The Harper government tells us that its recent budget is all about making government more efficient. It's an argument the world has heard before. In the 1930's, Dan Gardiner writes:
Liberal democracies withered while authoritarianism blossomed. And many leading thinkers became convinced that open societies simply couldn't compete.
Open societies have free markets, which means duplication of efforts, failed experiments, and wasted resources. That's inefficient. And democratic governments encourage debate, which means squabbling, delay, and private interests blocking necessary changes. That's ineffective.
Authoritarianism replaced all that with centralization of decision-making, rigid hierarchies, and planning. That meant efficiency. And, when change was necessary, it would be done, swiftly and without complaint. The trains would run on time.
Except their were drawbacks. The Germans, the Italians and the Russians stand as witnesses to those drawbacks. Fortunately, democracy -- sloppy and inefficient as it was -- prevailed:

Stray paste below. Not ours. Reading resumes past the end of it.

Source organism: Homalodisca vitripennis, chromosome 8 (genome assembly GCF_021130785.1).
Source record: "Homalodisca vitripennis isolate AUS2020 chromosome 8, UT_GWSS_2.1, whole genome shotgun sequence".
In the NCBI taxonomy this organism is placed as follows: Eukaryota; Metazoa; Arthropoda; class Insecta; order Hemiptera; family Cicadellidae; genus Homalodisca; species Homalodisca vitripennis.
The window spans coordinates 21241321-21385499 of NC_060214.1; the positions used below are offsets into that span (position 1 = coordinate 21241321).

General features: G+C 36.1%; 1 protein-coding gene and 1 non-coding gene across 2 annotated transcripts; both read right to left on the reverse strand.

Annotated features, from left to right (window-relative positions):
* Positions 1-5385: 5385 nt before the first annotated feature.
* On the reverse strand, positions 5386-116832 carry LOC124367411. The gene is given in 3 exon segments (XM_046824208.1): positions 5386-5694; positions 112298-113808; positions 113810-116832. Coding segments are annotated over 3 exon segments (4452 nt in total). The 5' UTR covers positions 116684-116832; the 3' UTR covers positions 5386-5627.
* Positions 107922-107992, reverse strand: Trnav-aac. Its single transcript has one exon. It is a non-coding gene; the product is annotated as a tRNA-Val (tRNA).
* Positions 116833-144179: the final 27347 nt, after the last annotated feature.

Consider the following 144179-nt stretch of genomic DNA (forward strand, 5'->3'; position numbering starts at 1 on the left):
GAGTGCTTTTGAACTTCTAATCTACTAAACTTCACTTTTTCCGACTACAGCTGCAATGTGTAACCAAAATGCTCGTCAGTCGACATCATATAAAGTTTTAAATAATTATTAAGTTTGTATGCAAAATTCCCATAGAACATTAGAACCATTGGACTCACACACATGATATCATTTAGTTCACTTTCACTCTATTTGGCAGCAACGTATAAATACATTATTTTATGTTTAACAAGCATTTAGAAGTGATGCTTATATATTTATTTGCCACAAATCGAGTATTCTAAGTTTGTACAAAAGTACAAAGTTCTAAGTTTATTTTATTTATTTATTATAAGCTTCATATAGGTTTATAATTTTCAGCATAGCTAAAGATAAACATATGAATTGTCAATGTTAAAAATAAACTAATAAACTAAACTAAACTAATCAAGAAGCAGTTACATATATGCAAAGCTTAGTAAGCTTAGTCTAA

In 1948, Luther Gulick, a highranking official in the Roosevelt administration, wrote a book to explain why. The answer, he decided, was that the supposed strengths of authoritarianism were actually weaknesses and the weaknesses of open societies were strengths.
In authoritarianism, plans "are hatched in secret by partially informed men," Gulick noted. Such plans may contain weaknesses, but those in charge won't know because they're not subjected to broad criticism. "Even the leaders tend to believe their own propaganda; they live in cocoons. All of the stream of authority and information is from the top down."
But in an open society, "the public and the press have no hesitation in observing and criticizing the first evidence of failure once a program has been put into operation." As a result, information is far more widely shared and this ultimately makes actions better informed and more effective.
Which brings us to the F35 debacle. The Harper government refused to supply detailed cost estimates for the project. The numbers it floated, we now know, were patently false. Parliament has been prorogued twice. Parliamentary committees meet in camera. And environmental hearings will be curtailed, we are told, because they are inefficient.
The Auditor General has just provided us with evidence of how spectacularly inefficient the Harper government is. To make matters worse, Gardiner writes, there are more boondoggles to come.